Currently, we're updating daily, but some of these DataSets would be better if they were updated at least hourly.

    What I'm trying to accomplish is something like this:

    * Do a full pull of the initial data.

    * After that, pull only the changes and apply them.

    * Support new, modified, and deleted rows.

    That's close to what Postgres provides in its version of UPSERT, INSERT ON CONFLICT, but a bit more. Because of DELETE, so more like what SQL Server implements as MERGE. I don't have the MagicETL v2 beta, but took your advice and am seeing about getting access to it.

    It looks like a Recursive Data Flow could do the trick....I think. I could not get the "hello world" example in the KB article to work, nor have I been able to with some silly test data. I like to start from a sample that I can spot-check visually. And, here's my initial data:

    month_number   full_name  last_updated_dts       marked_for_deletion

     1            January   2021-02-24 08:26:04.365915  false

     2            February  2021-02-24 08:26:04.365915  false

     3            March    2021-02-24 08:26:04.365915  false

    4             April    2021-02-24 08:26:04.365915  false

     5            May     2021-02-24 08:26:04.365915  false

     6            June    2021-02-24 08:26:04.365915  false

     7           July    2021-02-24 08:26:04.365915  false

     8           August   2021-02-24 08:26:04.365915  false

     9           September  2021-02-24 08:26:04.365915  false

    10           October   2021-02-24 08:26:04.365915  false

    12           Declember  2021-02-24 08:26:04.365915  false

    13           Smarch   2021-02-24 08:26:04.365915  false

    Take month_number as a unique primary key. (Like I said, stripped down example.) There are three errors above:

    * December is misspelled, so we need an UPDATE.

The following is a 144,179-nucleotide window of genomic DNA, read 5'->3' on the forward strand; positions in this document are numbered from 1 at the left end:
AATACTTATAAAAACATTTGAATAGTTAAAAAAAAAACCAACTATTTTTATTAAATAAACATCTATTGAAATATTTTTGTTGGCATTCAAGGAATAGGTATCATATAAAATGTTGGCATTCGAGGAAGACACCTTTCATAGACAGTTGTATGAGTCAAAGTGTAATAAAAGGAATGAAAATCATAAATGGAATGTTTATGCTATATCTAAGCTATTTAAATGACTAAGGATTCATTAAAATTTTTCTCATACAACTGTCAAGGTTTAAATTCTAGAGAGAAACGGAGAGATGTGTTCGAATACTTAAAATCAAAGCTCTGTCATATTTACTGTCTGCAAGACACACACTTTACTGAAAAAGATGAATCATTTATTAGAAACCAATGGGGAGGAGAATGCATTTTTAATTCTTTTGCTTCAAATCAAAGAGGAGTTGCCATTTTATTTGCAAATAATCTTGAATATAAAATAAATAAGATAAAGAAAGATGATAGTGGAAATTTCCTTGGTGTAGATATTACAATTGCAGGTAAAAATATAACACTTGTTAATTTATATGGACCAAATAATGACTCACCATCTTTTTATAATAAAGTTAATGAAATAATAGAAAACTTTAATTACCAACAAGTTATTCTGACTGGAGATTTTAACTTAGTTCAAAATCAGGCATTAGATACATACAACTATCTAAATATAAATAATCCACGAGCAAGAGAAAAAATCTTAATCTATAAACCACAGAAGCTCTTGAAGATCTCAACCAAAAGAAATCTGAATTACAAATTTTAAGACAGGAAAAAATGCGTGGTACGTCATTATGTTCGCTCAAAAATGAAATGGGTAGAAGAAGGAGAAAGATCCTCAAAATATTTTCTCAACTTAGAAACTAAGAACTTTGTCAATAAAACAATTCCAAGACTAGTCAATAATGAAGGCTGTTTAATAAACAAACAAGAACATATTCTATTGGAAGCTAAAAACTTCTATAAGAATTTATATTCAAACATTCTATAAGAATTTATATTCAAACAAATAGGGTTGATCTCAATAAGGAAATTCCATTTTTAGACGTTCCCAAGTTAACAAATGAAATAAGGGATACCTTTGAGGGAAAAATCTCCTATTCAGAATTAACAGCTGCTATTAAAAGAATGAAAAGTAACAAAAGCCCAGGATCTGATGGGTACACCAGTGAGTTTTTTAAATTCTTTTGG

* November is missing, so we need an INSERT.

    * "Smarch" isn't a month, so we need a DELETE, implemented here as an UPDATE as we usually have a soft-delete flag field for reasons unrelated to Domo.

    Given all of that, here's the delta data:

    month_number   full_name   last_updated_dts            marked_for_deletion

    11             November    2021-02-24 08:26:04.381418  false

    12             December    2021-02-24 08:26:04.381418  false

    13             Smarch      2021-02-24 08:26:04.381418  true


    What I'm after is

    month_number   full_name  last_updated_dts       marked_for_deletion

     1        January   2021-02-24 08:26:04.365915  false

     2        February  2021-02-24 08:26:04.365915  false

     3        March    2021-02-24 08:26:04.365915  false

     4        April    2021-02-24 08:26:04.365915  false

     5        May     2021-02-24 08:26:04.365915  false

     6        June    2021-02-24 08:26:04.365915  false

     7        July    2021-02-24 08:26:04.365915  false

     8        August   2021-02-24 08:26:04.365915  false

     9        September  2021-02-24 08:26:04.365915  false

    10        October   2021-02-24 08:26:04.365915  false

    11        November  2021-02-24 08:26:04.381418  false

    12        December  2021-02-24 08:26:04.381418  false

    13        Smarch   2021-02-24 08:26:04.381418  true


    Even better would be to clear deleted records as a list of IDs to clear in Domo, and end up with

    month_number   full_name  last_updated_dts       marked_for_deletion

     1        January   2021-02-24 08:26:04.365915  false

     2        February  2021-02-24 08:26:04.365915  false

     3        March    2021-02-24 08:26:04.365915  false

     4        April    2021-02-24 08:26:04.365915  false

     5        May     2021-02-24 08:26:04.365915  false

     6        June    2021-02-24 08:26:04.365915  false

     7        July    2021-02-24 08:26:04.365915  false

     8        August   2021-02-24 08:26:04.365915  false

     9        September  2021-02-24 08:26:04.365915  false

    10        October   2021-02-24 08:26:04.365915  false

    11        November  2021-02-24 08:26:04.381418  false

    12        December  2021-02-24 08:26:04.381418  false


    Does a Recursive Data Flow sound like the right tool for these goals?

  • jaeW_at_Onyx
    jaeW_at_Onyx Budapest / Portland, OR 🟤

    lol @DataSquirrel, the scale of your question is a consulting engagement with a Sr. technical consultant at Domo ... or a TSM maybe. Just sayin ;)


    1) i would evaluate if Magic 2.0 can meet the requirements